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Ties and dots

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Our investigation of the duration of notes and rests has covered a variety of rhythmic values from semiquavers to semibreves. Now let's look at some ways to combine them together for yet more different durations.

A reminder

Before we begin, have a look at the table below to remind yourself of the different symbols used for different note lengths. Remember that the semibreve is twice as long as the minim, which is twice as long as the crotchet, and so on.

semibrevesemibreve rest
The semibreve rest is also used for a whole bar rest
minimminim rest
crotchetcrotchet rest
quaverquaver rest
semiquaversemiquaver rest

Combining durations

We can create plenty of interesting rhythms using only the durations already covered - but why stop there! It is possible to combine these notes together to form a note of virtually any duration.

Two notes can be combined together by means of a tie. Any two notes of the same pitch can be "tied together", and they are then performed as if they were one note of the combined duration.

For instance, in the example below, a crotchet is tied to a second crotchet, making a single note of their combined duration, which lasts as long as a minim.

Two minims tied together to make a note equal in duration to a semibreveTwo crotchets tied together to make a note equal in duration to a minim

Ties and barlines

Although we can tie together any combination of notes, we must be careful not to exceed the number of beats in a bar.

In the following example, we want to write a rhythm of a two crotchets (2 beats) followed by a semibreve (4 beats). The music is in common time, however, and that means there are only 4 beats to a bar.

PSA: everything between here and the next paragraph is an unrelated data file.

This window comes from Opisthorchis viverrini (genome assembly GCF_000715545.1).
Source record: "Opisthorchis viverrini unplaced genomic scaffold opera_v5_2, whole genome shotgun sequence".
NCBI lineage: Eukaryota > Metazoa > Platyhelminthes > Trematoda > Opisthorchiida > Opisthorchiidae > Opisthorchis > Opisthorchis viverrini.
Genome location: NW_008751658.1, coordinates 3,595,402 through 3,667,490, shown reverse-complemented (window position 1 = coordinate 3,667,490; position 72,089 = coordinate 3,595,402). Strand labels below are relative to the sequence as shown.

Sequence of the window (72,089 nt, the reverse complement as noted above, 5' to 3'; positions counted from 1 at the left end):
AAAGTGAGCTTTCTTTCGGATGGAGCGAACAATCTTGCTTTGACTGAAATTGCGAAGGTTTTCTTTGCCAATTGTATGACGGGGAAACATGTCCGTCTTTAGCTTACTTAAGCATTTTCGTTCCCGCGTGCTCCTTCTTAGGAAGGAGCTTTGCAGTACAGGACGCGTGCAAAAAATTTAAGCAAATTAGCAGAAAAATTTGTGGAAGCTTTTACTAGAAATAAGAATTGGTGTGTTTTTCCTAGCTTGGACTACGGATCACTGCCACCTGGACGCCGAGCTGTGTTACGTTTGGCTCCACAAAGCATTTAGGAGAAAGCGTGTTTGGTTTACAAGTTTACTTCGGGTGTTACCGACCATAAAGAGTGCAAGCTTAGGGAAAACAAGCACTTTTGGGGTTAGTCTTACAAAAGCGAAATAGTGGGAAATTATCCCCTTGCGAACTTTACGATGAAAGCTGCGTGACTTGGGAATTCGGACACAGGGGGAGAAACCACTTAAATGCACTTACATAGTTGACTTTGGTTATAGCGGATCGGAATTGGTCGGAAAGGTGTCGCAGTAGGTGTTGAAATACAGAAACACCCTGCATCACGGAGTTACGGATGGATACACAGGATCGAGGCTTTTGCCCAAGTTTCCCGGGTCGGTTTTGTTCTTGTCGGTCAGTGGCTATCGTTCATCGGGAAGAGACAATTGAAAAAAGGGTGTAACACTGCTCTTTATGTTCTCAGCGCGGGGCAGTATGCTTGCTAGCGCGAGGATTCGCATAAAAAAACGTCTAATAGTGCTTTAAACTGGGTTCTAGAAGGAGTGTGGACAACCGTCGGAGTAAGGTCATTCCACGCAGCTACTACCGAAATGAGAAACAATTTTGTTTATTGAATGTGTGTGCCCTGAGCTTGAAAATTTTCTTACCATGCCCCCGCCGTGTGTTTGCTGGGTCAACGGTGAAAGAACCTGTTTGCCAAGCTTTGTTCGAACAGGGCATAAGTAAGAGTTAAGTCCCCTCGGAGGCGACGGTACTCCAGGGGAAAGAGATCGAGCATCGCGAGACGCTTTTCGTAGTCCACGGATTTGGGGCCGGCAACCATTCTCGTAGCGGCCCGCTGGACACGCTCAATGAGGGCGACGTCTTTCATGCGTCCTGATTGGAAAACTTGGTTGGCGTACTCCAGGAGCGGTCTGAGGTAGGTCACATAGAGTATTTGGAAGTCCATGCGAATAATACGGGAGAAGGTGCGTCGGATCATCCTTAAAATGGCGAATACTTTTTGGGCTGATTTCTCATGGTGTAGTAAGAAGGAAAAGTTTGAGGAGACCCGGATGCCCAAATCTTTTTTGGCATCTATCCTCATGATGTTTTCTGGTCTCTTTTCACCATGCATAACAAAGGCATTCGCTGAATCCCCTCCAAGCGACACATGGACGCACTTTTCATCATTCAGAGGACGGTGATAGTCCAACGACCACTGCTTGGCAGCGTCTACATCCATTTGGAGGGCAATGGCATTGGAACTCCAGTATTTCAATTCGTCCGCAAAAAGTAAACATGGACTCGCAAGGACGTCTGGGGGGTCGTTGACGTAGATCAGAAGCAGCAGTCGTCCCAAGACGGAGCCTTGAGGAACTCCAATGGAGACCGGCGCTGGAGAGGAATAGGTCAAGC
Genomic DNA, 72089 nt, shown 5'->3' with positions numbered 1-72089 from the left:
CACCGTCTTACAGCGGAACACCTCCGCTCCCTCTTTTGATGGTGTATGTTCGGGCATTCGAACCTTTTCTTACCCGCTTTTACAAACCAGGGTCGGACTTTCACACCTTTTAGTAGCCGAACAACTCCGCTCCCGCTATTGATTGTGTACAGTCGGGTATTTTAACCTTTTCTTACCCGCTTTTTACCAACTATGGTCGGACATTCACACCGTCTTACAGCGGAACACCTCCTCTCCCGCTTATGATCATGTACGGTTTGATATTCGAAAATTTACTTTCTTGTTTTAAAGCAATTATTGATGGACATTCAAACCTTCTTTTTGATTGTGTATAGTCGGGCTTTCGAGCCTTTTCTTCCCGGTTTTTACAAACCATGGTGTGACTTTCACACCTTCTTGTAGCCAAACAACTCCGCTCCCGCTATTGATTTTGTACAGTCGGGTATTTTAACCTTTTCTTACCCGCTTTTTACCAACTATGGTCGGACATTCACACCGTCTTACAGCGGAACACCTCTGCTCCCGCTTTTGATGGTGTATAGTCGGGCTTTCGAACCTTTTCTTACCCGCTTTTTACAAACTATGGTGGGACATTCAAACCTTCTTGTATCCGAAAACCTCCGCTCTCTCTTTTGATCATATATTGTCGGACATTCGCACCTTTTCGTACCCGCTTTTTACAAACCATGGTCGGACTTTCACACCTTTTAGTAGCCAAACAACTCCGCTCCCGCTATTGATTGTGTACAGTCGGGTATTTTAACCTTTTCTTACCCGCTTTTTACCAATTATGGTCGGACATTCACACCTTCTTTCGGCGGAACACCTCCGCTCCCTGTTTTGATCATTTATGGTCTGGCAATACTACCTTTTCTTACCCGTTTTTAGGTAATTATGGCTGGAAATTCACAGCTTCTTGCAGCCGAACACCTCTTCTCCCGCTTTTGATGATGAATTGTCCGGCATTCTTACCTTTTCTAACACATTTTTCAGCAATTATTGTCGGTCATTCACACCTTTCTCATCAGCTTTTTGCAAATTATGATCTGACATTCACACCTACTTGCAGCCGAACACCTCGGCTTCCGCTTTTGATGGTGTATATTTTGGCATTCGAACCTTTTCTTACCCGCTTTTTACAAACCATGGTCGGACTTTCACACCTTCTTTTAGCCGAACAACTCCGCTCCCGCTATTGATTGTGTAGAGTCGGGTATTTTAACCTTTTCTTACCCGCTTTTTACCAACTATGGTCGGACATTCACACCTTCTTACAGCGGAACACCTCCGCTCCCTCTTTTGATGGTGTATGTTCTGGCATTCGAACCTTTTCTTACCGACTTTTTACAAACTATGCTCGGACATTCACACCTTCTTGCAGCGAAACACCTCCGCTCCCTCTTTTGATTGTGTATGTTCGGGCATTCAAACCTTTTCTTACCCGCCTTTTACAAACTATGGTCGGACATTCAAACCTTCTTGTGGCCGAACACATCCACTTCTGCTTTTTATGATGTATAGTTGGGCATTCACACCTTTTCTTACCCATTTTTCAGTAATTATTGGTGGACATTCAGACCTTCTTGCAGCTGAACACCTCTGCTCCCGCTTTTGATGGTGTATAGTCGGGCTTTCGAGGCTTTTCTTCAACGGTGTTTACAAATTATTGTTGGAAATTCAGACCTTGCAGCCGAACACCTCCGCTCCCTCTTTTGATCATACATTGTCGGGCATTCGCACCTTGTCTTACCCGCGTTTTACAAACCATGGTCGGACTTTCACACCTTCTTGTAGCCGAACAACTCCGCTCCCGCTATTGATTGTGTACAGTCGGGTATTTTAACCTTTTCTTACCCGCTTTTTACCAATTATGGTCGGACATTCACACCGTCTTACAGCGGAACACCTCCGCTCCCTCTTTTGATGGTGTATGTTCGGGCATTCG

This problem can be solved by splitting the semibreve into two minims, and tying them together across the barline:

Two minims tied together to make a note equal in duration to a semibreveTwo minims tied together to make a note equal in duration to a semibreve

Ties and rests

We tie notes together to show that the second is not the start of a note, but a continuation of the first. There is no need to tie rests together, you just write out the duration needed.

This makes sense because two crotchet rests "sound" just the same as a minim rest already!


Notes can also be combined - or rather, extended - by the use of dots. A dot after a note (or a rest) extends the duration of that note (or rest) by half as much again.

For example, one crotchet is equal in duration to two quavers. Adding a dot to a crotchet extends it by one additional quaver (half of its original length), making the total length equal to three quavers.

Construction of a dotted crotchet
crotchet = quaver + quaver
dotted crotchet = quaver + quaver + quaver

The following table shows all the dotted versions of the notes, and their equivalent made up of tied notes. Put another way, the second note in the tied version is of the same duration as the dot in the dotted version.

Dotted noteEquivalent tied notes
dotted semibrevedotted semibreve expanded
dotted minimdotted minim expanded
dotted crotchetdotted crotchet expanded
dotted quaverdotted quaver expanded
dotted semiquaverdotted semiquaver expanded

Another way to think

You can think of a dot as extending the dotted note by the next time value "down" in the hierachy of time values shown in the table above. You can therefore easily see that "dotting" a minim is the same as tying on a crotchet to that minim, or that "dotting" a quaver is the same as tying a quaver and a semiquaver together.

Dots and rests

While rests cannot be tied together, they can be dotted. The example below shows a dotted minim rest, which is of three crotchets' duration. The dot symbol can be added to any of the rest symbols for the same effect on the duration as adding a dot to a note.

Construction of a dotted minim rest
dotted minim rest = crotchet + crotchet
dotted minim rest = crotchet + crotchet + crotchet

Special rules

There are special rules for some occasions when you should not tie notes together or use dots, and that depends on the time signature. We will cover this aspect in Beams and Groups.


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